Fueling Extinction: How Dirty Energy Drives Wildlife to the Brink

Kentucky Arrow Darter

Kentucky Arrow DarterKentucky Arrow Darter

Scientific Name: Etheostoma sagitta spilotum

Range: Found only in six counties in eastern Kentucky in the headwaters of the upper Kentucky River Basin

Conservation Status: Candidate species

Remaining Population: Unknown

Threat: Mountaintop removal coal mining threatens the arrow darter throughout its entire range due to the filling in of streams with mining waste and water pollution from erosion and toxins.

Background

The headwaters of the Kentucky River Basin reach a nexus in the heart of Appalachia: the northern Tennessee and southeastern Kentucky border, where a series of streams and shallow pools swirl and eddy. It is a countryside that seethes with abundance, a biodiversity richer than any on the North American continent. The arrow darter is a native to these creeks and seeps that snake about remote forests. Protecting the darter’s habitat would protect habitat for a suite of other rare species, including aquatic insects, crustaceans, fish, salamanders and other amphibians. These species in turn are an important food source for birds, reptiles and mammals of the region.

The darter thrives in shallow pools, migrating to stands of water no deeper than 15 centimeters during the mating season. Darters quiver and dash in elaborate mating rituals. Though typically colored a pale yellow or green, they develop bright spots and stripes of blue, orange, and scarlet to attract their mates.

A subspecies of perch, male arrow darters defend their nests— a behavior that is quite rare in fish. Males establish their territories and defend their eggs until they’ve hatched.

Threats Faced From Fossil Fuel Exploitation

Mountaintop removal coal mining uses explosives to blast off a mountain’s summit—hundreds of vertical feet—to expose the underlying coal. The mining waste is then pushed directly into nearby streams, permanently filling in the streams and poisoning downstream wildlife and human communities. More than 500 mountaintops and 2,000 miles of stream have already been permanently destroyed.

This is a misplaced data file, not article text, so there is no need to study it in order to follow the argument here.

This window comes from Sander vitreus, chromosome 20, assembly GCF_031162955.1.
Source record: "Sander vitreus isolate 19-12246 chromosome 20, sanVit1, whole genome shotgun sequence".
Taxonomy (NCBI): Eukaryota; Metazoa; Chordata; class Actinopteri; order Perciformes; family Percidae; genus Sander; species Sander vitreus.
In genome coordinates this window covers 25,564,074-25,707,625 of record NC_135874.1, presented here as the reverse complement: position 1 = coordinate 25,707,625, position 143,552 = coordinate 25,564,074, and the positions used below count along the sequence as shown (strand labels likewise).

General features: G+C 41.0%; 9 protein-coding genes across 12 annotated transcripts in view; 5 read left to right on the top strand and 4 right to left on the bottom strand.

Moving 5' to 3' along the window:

The Kentucky arrow darter is being buried and poisoned for cheap coal. Disturbingly, mountaintop removal occurs throughout the fish’s range. There are currently more than 465 active coal-mining permits in the upper Kentucky River basin. The U.S. Fish and Wildlife Service reports that the arrow darter has already been wiped out from more than half of its range. In the most recent survey, the darter was found in only 33 of its 68 historic streams.

Since the Kentucky arrow darter is merely a candidate and hasn’t made it to the endangered and threatened species list, it receives no regulatory protection. The Environmental Protection Agency has recently taken steps to attempt to reduce water pollution caused by mountaintop removal in Appalachia, but these efforts are under political attack.

Ironically, while the darter’s mountain streams lack legal protection, they provide crucial benefits for humans. Protecting the arrow darter and its habitat would protect drinking water by preserving ecologically critical headwater streams. In some eastern Kentucky counties, more than 20 percent of the land has already been permitted for surface coal mining. Appalachian streams, which have been polluted by coal mining have also been linked to human health impacts, such as increases in cancer and birth defects. For that reason, the remaining headwater streams are of critical importance to the well-being of both the neighboring human communities and wildlife.

There is currently a reintroduction program for the Kentucky arrow darter. Despite this reintroduction effort, habitat that currently supports the darter continues to be lost to surface coal mining. Due to the threats facing this fish, the U.S. Fish and Wildlife Service added the Kentucky arrow darter to the candidate list in 2010 of its own accord. As the result of a legal settlement with the Center for Biological Diversity, the Service has agreed to propose listing the arrow darter in 2015.

Photo credit Conservation Fisheries, Inc

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